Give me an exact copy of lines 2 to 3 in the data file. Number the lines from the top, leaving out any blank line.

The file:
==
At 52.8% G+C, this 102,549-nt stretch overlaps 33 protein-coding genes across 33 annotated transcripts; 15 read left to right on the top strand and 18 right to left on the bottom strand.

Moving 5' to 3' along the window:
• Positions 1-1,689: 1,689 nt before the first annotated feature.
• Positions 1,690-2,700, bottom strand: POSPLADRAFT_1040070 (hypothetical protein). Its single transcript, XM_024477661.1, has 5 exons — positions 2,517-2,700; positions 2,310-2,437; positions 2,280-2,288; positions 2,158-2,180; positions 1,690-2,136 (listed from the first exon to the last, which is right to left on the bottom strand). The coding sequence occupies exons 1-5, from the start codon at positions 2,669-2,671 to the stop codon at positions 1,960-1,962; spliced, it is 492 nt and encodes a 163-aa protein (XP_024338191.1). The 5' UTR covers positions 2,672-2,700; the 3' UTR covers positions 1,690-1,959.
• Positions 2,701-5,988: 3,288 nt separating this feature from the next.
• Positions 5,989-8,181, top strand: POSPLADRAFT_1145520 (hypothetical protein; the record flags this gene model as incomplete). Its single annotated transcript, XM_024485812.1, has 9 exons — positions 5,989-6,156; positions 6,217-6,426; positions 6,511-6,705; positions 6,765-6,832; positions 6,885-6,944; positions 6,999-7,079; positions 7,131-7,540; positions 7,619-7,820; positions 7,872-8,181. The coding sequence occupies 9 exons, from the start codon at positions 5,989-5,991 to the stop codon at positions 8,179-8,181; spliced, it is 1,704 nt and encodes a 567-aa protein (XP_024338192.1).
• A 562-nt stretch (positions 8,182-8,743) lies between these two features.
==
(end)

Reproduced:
Moving 5' to 3' along the window:
• Positions 1-1,689: 1,689 nt before the first annotated feature.